Reno Gazette-Journal from Reno, Nevada on June 5, 1996 · Page 6
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Reno Gazette-Journal from Reno, Nevada · Page 6

Reno, Nevada
Issue Date:
Wednesday, June 5, 1996
Page 6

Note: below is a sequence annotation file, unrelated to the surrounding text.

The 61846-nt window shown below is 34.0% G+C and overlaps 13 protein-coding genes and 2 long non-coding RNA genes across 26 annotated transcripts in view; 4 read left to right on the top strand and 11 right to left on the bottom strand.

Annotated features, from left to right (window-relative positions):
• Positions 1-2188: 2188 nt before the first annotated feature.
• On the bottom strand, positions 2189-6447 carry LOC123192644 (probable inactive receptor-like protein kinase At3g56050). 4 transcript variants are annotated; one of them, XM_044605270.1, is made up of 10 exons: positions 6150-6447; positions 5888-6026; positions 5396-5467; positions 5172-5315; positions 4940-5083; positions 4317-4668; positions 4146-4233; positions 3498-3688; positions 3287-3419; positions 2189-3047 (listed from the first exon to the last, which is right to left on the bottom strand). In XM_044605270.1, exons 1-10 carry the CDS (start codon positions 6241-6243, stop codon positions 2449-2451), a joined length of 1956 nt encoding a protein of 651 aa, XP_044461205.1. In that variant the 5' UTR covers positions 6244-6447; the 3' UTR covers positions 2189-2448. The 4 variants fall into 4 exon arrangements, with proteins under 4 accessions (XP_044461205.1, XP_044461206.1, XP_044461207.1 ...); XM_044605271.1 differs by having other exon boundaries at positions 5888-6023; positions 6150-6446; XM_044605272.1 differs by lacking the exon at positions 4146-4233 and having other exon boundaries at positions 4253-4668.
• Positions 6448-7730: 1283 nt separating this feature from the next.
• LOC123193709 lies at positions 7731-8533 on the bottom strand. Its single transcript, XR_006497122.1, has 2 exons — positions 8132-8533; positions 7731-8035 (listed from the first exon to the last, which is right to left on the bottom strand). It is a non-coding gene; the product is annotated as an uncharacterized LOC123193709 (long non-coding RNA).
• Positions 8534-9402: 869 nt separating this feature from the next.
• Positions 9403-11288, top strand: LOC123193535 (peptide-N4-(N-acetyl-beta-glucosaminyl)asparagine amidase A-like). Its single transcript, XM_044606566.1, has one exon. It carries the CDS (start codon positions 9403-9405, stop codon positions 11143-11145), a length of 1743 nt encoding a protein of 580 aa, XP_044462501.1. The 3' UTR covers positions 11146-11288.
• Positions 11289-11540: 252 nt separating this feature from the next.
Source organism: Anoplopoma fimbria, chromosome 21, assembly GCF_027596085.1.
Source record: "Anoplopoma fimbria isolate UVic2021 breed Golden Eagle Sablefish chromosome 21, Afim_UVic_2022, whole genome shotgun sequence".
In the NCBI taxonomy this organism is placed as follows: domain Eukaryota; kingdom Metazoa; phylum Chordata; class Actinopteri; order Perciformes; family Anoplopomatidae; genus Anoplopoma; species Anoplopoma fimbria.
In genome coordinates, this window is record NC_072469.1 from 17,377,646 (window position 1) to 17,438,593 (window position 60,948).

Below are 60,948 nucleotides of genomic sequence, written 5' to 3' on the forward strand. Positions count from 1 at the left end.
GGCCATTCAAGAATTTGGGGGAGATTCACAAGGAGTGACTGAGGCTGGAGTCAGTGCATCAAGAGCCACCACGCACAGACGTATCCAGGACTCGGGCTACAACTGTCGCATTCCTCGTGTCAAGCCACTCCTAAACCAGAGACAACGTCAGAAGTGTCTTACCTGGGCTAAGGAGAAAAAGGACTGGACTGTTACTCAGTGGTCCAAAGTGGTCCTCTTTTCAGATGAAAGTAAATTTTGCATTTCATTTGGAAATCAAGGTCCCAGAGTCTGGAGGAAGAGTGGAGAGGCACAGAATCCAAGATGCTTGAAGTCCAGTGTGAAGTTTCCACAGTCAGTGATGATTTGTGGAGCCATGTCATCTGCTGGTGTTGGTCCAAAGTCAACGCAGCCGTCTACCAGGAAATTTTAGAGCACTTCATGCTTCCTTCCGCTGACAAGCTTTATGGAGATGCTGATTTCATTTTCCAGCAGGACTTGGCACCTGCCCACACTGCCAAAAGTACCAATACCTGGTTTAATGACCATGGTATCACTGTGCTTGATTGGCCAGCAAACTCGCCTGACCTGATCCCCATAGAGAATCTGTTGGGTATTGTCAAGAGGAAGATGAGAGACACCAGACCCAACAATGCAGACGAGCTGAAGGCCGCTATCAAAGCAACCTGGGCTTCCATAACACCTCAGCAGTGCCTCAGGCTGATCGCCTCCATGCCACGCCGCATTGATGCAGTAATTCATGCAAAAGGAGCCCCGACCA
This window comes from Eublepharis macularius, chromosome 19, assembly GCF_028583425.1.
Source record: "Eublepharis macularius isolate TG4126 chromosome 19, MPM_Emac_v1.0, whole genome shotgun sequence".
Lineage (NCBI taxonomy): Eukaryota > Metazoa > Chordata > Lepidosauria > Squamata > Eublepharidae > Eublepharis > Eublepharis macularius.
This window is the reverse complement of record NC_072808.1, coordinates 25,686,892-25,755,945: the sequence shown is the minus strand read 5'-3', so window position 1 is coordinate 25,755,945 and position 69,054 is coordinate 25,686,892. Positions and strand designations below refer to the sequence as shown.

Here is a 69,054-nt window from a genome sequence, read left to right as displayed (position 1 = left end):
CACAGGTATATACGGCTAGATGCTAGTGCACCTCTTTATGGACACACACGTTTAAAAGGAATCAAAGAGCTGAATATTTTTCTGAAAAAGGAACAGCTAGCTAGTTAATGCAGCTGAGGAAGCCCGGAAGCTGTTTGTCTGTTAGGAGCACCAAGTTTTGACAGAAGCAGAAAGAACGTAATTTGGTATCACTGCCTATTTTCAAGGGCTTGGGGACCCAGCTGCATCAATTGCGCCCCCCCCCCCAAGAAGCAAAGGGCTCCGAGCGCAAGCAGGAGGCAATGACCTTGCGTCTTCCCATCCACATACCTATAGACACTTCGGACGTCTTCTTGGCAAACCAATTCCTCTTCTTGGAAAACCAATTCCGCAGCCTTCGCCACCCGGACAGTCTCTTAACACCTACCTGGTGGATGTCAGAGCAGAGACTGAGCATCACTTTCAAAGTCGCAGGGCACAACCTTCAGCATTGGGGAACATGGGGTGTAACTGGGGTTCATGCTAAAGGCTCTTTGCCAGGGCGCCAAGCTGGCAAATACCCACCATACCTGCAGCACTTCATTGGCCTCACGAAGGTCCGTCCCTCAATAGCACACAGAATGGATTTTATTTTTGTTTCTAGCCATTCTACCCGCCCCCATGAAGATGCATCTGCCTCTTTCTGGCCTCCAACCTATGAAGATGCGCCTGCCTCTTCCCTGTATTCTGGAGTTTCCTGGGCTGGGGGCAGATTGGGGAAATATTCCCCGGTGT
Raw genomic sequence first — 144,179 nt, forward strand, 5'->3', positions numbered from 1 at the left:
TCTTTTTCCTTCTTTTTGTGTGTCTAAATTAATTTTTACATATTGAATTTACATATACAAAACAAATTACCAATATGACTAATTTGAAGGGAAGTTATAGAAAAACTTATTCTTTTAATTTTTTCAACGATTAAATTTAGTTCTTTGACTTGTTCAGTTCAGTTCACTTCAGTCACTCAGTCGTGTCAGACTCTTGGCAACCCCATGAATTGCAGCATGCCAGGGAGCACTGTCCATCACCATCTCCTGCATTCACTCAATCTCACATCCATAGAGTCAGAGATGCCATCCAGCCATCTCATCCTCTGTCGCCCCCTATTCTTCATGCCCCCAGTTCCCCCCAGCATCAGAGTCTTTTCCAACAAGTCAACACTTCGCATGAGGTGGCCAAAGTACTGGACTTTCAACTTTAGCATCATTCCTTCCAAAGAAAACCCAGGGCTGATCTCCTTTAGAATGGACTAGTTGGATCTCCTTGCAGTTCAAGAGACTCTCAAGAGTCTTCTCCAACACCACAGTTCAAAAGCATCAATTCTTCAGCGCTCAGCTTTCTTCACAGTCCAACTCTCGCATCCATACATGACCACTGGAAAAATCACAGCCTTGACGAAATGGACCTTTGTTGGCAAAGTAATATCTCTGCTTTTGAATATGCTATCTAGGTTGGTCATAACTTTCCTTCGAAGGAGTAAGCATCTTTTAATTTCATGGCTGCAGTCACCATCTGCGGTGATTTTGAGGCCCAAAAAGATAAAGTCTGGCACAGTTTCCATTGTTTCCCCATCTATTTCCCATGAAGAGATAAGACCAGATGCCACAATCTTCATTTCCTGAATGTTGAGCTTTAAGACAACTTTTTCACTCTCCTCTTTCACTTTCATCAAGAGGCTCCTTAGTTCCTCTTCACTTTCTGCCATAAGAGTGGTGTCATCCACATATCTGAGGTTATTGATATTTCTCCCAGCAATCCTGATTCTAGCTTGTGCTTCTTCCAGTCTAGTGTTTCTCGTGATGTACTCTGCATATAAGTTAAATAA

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6A Reno Gazette-Journal Wednesday, June 5, 1996 Council Supports Riverside Plan OFFICIALS ii "There is a certain character that is Reno and I think we have an opportunity here to grow the market. As long as those two are not opposed, we will do everything we can to help Mr. Stupak." Mayor Jeff Griffin. "It could be a draw, the key to revitalizing the River Walk. It would finally justify the money sitting there. It would please me right down to my socks." Reno City Councilman Tom Herndon "It's a great concept. Now we need to see if we can make it a reality. I did not expect him to come up with a ride." Councilwoman Candice Pearce "I still have to negotiate with this guy" City Manager Charles McNeely. "We need to do something desperately at that end of town. I think it's great." Max Page, chairman of the Downtown Improvement Association. "I hope he brings his magic. It makes sense. We have always been interested in (buying) the Mapes Hotel but it didn't work out. We have a full plate now. But we're still interested in the Mapes." Bill Thornton, chairman of the Club Cal-Neva THE PUBLIC What do you think about the Stupak project? "It doesn't matter to me, what's the big deal? If it brings more tourists that's OK. But, does that mean higher taxes?" Monica Romero, of Reno "Too tall! I'm used to Reno being a small town, so I hate to see the expansion, and they don't have the housing for all that Deople. I don't go downtown that often. This would be more Vegas than Reno." Carl Halterman, of Reno "There's too many people in Reno now. I never go downtown because there's too many people. I was born and raised here." Chic Avery, of Reno 'Very cool. It's more business, more tourists, more jobs, more people coming here. It actually brings the old building back to work." Eric Tashkhanov, UNR student from Uzbekistan "Great, let them build that. It will bring a whole lot more money here. But they've got to take care of the traffic." Marvin Neo, of Reno "Why not? If he has money to do it. It's his money, right? It's not the taxpayers? I think it's pretty. You mean there are people who object to this? It's his money! If it was the money of the taxpayers, I'd give it a thought to that because Reno needs other things such as improving the very bad roads." Doris Heintz, of Reno "That's terrible! It's ugly! Totally ugly It doesn't match, coordinate, with the Riverside Hotel. The sign up there is ridiculous. Actually, most of downtown Reno is bad, totally mish-mash, no planning." Carolyn Brundtland, of Reno (ft ' i'-' City council getting ready to tear into riverfront area By Susan Voyles RENO GAZETTE-JOURNAL Living up to its promise to redo the downtown riverfront, the Reno City Council on Tuesday approved getting bids to bulldoze most of the Colombo's block and proceeding with plans to purchase the Mapes Hotel. It also approved $5,750 in travel money for a panel of redevelopment experts to tour the downtown riverfront and ponder its possibilities. The panel, being assembled by the California Redevelopment Association, will visit in late June and prepare oral and written reports for the council. The city and its redevelopment agency already have invested $6.2 million in buying the block southwest of First and Sierra streets. The agency would spend an estimated $669,300 to demolish all but the Riverside Garage including the Colombo's restaurant. Depending on what the group says, the council also could decide to demolish the garage. And there appeared to be ample sentiment to go ahead with that on Tuesday. But assistant city manager Ralph Jaeck suggested holding off for now because the garage has some value forparking. The cost for demolishing the concrete garage built to double as a bomb shelter would be an additional $520,000. Bids could be amended or alternatives sought to include the garage. The council also voted to proceed with negotiations to purchase the Mapes Hotel and, under an ambitious timetable, the sale is to be completed by Sept. 1 if the owners cooperate. The owners want $5 million and the city has an appraisal underway. The council has about $9 million in redevelopment funds reserved for acquisitions. But until it has a firmer plan for the river, the council agreed to set aside advertising the downtown riverfront in a trade magazine. And it's not sure a real estate market study as requested by City Manager Charles McNeely is warranted. A number of market studies have been done on the river as part of the failed River Renaissance proposal that tied the city's handsalloflast year. Griffin said he will not vote for any more studies until the council actually does something. In his first year in office, he said the city has nothing to show for all of its redevelopment efforts. To reduce blight, Griffin asked for ideas on how land speculators could be penalized for not putting their property to its best use. State law actually rewards speculators because property is assessed on its current use. Councilman Pierre Hascheff offered a suggestion: "If people had to spend a substantial amount of money to fix their buildings, they'd be more likely to sell them." Councilman Tom Herndon suggested more entertainment on the two blocks of Virginia Street between the Riverside and Second Street. Stupak From page 1A "I'm not down to my last $100 million yet," he joked. To show his earnest ambitions, he offered the council $25,000 in cash on Tuesday, which was accepted. "Cash is good," Mayor Jeff Griffin said. That money will be used to pay overtime for staffers to get a deal together by June 24. The rest will go to Stupak's favorite charity. In reopening the Riverside, Stupak will need to talk with Washoe Casinos say Stupak plan good for all By John Stearns RENO GAZETTE-JOURNAL Bob Stupak's proposal to include a wild ride as part of his plan to reopen the Riverside Hotel received enthusiastic support Tuesday from five Reno casino representatives. "I think it would be fabulous if he went ahead with his plans," Ann Mudd, general manager of the Holiday Hotel-Casino a block cast of the Riverside, said of Stupak's proposal to include a daring ride and giant projection screen in his hotel plans. "I think that Reno is in great need of some form of an attraction. I think it would be real successful in drawing people south of downtown," Mudd said. Jim Rogers, senior vice president and general manager of Harrah's Reno, said: "We could use that excitement and thrill in Reno." However, the ride should fit with what city planners envision for Reno in the future, Rogers cautioned, adding that he would like to see a creative ride that doesn't merely copy the successful attraction atop the Stratosphere Tower in Las Vegas. Stupak was the vision behind the Stratosphere, which opened April 29, and is the largest individual shareholder in Stratosphere Corp., of which he is chairman. The hotel also must be planned right, Rogers added, to avoid having a "world-class ride next to a beat-up hotel. "If it's done right, it will be great for Reno," he said. At the Old Reno Casino, General Manager Paul Cox praised Stupak and his plan. "His flamboyant flair in the area south of the railroad tracks I think would be tremendous for Reno," Cox said. An initial investment by Stupak in that part of town hopefully would inspire additional investor action there, Cox said. He labeled the ride concept "great," calling it competition that could inspire more local entertainment, thus help draw people. Despite being north of the railroad tracks, Eldorado Hotel-Casino Chief Executive Officer Don Carano said he was "absolutely for" Stupak's plan and said Stupak "obviously has the financial and creative ability to do it." The more people who v isit Reno, the better, Carano said, adding that he doesn't worry about losing customers south. "I don't look at it that way. We have good operations. We'll get our fair share," Carano said. "Reno needs things of this nature." "We have to compete against Las Vegas, which is tough, and we don't want to be another Las Vegas, but we still have to compete against them," said Steve Trounday, marketing director of Fitzgeralds Hotel-Casino. In moving toward new ideas, Rogers said Reno also must ensure it takes good care of its bread-and-butter customers. "Our audience isn't going to change overnight because you put in a thrill ride," Rogers said. County officials about using a small piece of the county courthouse lawn for a ride elevator. To get to the ride, people will enter the Riverside and go up to the second floor. An outside balcony will be built around part of the hotel where people will queue up for the ride. This will keep kids away from the casino. Stupak said he plans to use every bit of the first floor for the casino and enclose the swimming pool for extra yardage. In the restoration, the exterior of the building will largely remain the same and all the rooms will be refurbished. In an agreement with the Reno Redevelopment Agency, Stupak is asking to lease 250 parking spaces short term and possibly long term in the city's Riverside Garage, the Parking Gallery and a parking lot next to the closed Granada Theater. I lis tower ride will require a wider sidewalk in front of the hotel on Virginia Street and he'd like to remove parking spaces on Virginia Street fora loadingzone. He'll also need the city's help for a historic exemption to its 300-room minimum for casinos and lobbying help to win an exemption from the state's 200-room rule. The hotel has 1 88 rooms. Kidnapping From page 1 A As the kidnapping anniversary approaches, the community's response is quieting. Gone are the candlelight marches through downtown South Lake Tahoe. The posters sporting photos of the smiling 1 1 -year-old arc harder to find. Probyn recently split with her husband Carl, though they remain close friends. She acknowledges that tension associated with her daughter's abduction contributed to the separation. "He wanted me to be done with it and move on but 1 can't," she said. El Dorado County sheriff's Sgt. Jim Watson isn't letting go either. Since the morning Jaycee disappeared, Watson has served as lead investigator in the case. Watson and others have chased countless leads, and on several occasions felt they were close a solution. "We build up an emotional high thinking we're onto something and when it doesn't happen you go through a depressed state. Then you pick yourself up and start over again," Watson said. It's been tough, even for veteran cops like Watson. "I've lived with it for five years," Watson said. "Anyone that wouldn't have feelings about it would be robotic." So Watson, along with other local authorities and the FBI, continue to pursue tips as they come with the hope one will pay off. The detective continues to entertain the notion that Jaycee, who would now be 16, might still be alive. It may be a long shot, but Trish Williams of Child Quest International, Inc. a nonprofit organization dedicated to the recovery of missing children said there's room for hope. "Our motto is keeping hope alive and there's certainly a possibility that she'salivc," Williamssaid. Probyn's grown much stronger since those first days. But the pain's always there, and sadness swells when 6-year-old Shayna, a toddler when Jaycee vanished, asks about herbigsister. "She's asking more questions TIPS FOR PARENTS TELL YOUR KIDS: Don't be afraid to scream if they are in trouble. When in doubt, shout. Don't talk to strangers Go places in groups. Make sure your parents know your routes. Run if you have to. Stay in communication with parents. Don't trust anyone unless you know them well. Noise is the best defense. Don't stray off familiar paths. Don't be afraid to ask someone for help. Always have money fora phone call. 911 calls are free Don't accept presents from strangers. CHILD ABDUCTIONS A child is reported missing every 40 seconds. 11 4.600 children per year are targeted in non-family abduction attempts. 4,600 children per year are abducted by non-family members 150 children per year are murdered in non-family abductions. 354,100 children per year are abducted by family members Children aged 4 to 11 are most frequently targeted by abductors.- - Source Ch'id Ouct lniemarto'Wl tnc than I can answer," Probyn said. She dreams of seeing Jaycee alive. But if nothing else, Probyn said she needs to at least know lor sure what happened to her daughter. Only then can she move on from the ugly limbo. , "She's always in my hopes and in my prayers," Probyn said of Jaycee. "T hat's all I can do for her right now." Forget those cellular calling plans designed for business types. Go your own way Iivcrylhinf txi wed to go cellular in one box. For just $39.99 charged to your $19 99 credit card. 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